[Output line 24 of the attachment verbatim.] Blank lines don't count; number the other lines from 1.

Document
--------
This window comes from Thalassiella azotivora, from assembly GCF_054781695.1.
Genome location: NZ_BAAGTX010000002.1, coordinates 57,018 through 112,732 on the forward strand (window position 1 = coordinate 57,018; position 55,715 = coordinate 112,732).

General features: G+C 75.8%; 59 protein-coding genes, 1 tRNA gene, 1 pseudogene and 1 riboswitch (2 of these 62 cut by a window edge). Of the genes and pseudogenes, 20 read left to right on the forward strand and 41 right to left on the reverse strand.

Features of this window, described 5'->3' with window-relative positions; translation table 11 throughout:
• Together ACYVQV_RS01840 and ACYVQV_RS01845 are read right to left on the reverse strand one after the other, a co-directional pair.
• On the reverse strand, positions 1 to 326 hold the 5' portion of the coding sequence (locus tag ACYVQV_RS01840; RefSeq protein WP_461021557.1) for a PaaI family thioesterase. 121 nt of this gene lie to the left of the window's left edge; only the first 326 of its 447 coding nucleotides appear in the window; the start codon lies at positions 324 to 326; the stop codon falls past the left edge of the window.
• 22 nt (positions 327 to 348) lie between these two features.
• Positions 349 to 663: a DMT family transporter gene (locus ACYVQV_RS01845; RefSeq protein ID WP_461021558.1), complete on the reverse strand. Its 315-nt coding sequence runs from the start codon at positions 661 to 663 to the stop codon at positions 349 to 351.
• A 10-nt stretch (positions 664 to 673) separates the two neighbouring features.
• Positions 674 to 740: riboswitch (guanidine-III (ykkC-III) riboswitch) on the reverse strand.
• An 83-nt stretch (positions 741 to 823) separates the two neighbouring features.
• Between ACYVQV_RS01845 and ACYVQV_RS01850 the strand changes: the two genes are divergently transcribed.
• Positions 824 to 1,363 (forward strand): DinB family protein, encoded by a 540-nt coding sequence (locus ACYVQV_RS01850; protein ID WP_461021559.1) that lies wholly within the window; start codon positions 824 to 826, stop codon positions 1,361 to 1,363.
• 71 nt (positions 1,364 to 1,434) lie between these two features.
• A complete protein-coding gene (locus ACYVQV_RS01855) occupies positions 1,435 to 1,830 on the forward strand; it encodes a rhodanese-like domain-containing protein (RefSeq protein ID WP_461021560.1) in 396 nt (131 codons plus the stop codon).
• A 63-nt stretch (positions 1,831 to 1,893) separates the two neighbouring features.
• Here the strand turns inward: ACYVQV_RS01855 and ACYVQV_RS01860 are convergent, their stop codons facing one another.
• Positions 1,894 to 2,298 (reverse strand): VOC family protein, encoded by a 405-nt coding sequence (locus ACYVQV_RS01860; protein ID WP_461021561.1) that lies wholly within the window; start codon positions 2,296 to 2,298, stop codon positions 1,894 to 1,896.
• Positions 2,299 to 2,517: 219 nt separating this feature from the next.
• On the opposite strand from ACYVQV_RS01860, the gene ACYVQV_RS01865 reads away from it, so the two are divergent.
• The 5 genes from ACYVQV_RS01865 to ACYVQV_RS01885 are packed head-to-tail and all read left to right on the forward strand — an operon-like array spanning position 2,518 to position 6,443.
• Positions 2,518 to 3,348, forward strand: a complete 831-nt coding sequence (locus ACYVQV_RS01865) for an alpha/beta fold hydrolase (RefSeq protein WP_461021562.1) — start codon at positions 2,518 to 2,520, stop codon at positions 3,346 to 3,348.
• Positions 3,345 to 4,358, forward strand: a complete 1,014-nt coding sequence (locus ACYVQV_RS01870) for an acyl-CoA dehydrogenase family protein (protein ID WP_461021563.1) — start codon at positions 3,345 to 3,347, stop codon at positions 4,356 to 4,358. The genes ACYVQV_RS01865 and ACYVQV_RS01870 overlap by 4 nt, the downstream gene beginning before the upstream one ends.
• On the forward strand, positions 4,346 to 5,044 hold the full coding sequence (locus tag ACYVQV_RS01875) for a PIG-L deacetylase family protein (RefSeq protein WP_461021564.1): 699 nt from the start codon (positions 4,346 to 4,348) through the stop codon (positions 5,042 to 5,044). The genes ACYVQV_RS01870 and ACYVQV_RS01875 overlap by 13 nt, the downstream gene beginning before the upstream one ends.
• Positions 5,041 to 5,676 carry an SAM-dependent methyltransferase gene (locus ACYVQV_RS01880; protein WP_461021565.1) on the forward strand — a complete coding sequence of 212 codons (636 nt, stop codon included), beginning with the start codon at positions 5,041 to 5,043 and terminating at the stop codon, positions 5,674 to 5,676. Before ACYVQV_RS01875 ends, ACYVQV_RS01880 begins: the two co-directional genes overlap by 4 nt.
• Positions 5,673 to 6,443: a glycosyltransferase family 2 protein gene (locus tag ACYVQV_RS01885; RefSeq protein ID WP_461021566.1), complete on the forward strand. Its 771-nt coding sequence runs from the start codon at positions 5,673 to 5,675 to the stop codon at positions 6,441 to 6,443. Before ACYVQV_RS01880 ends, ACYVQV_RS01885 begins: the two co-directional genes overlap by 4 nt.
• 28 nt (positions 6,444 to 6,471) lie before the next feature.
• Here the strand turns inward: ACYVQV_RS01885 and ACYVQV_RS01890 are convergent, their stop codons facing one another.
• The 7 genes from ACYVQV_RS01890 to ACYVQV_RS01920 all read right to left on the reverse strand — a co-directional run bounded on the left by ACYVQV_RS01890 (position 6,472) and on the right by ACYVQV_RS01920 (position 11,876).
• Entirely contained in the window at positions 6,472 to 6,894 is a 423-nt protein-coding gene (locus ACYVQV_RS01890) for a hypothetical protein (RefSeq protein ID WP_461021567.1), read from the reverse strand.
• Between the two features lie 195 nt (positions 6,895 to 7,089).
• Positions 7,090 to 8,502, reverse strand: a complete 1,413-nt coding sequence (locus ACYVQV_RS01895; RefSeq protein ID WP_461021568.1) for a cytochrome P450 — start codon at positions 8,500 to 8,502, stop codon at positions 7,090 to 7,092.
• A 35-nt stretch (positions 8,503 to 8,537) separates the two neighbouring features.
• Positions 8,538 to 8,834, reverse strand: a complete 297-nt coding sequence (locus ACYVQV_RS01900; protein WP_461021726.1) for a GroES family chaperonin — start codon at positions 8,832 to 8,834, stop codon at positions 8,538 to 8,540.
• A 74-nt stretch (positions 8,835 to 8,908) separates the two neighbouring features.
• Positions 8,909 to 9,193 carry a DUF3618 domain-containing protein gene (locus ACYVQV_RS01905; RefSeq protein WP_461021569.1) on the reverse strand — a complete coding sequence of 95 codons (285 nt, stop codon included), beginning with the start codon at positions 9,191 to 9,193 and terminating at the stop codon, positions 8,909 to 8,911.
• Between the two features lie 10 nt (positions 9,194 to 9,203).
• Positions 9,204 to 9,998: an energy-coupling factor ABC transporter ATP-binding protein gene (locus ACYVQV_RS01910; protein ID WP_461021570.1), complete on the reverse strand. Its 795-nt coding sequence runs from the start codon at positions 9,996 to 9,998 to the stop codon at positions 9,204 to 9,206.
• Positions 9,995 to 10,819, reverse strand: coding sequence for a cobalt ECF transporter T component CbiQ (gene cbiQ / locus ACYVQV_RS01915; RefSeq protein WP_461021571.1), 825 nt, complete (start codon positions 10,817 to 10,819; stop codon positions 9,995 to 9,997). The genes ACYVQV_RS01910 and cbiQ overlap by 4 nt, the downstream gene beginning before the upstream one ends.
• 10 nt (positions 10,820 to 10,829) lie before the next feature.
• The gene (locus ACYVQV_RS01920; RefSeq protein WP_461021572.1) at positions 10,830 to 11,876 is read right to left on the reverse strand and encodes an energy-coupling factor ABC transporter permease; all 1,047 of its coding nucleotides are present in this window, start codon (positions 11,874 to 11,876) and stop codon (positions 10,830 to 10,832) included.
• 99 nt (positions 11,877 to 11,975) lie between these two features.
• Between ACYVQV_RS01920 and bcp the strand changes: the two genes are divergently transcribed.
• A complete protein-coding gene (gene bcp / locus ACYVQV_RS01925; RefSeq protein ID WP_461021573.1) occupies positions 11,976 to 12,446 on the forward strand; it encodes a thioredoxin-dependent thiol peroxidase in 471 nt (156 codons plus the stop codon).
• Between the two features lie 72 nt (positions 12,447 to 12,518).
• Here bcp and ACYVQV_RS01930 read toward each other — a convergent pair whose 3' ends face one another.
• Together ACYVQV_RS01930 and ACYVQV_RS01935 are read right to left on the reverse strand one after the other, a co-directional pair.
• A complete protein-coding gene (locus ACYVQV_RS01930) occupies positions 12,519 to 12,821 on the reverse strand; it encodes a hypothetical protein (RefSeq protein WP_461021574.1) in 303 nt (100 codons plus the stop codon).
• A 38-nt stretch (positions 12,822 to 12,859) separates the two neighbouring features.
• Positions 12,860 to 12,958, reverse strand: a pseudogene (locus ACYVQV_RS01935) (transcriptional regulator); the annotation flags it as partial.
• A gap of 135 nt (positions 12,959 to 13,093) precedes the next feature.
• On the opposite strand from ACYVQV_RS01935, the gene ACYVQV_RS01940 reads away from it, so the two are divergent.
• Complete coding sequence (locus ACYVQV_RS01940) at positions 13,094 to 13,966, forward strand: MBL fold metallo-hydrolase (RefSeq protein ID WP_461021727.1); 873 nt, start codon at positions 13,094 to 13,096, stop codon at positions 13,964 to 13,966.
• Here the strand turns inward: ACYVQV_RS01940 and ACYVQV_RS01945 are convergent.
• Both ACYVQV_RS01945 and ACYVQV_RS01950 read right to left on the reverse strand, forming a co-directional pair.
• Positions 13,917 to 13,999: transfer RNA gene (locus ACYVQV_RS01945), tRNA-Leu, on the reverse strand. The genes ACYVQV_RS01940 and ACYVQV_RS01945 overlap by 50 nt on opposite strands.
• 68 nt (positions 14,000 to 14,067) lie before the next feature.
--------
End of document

• On the forward strand, positions 4,346 to 5,044 hold the full coding sequence (locus tag ACYVQV_RS01875) for a PIG-L deacetylase family protein (RefSeq protein WP_461021564.1): 699 nt from the start codon (positions 4,346 to 4,348) through the stop codon (positions 5,042 to 5,044). The genes ACYVQV_RS01870 and ACYVQV_RS01875 overlap by 13 nt, the downstream gene beginning before the upstream one ends.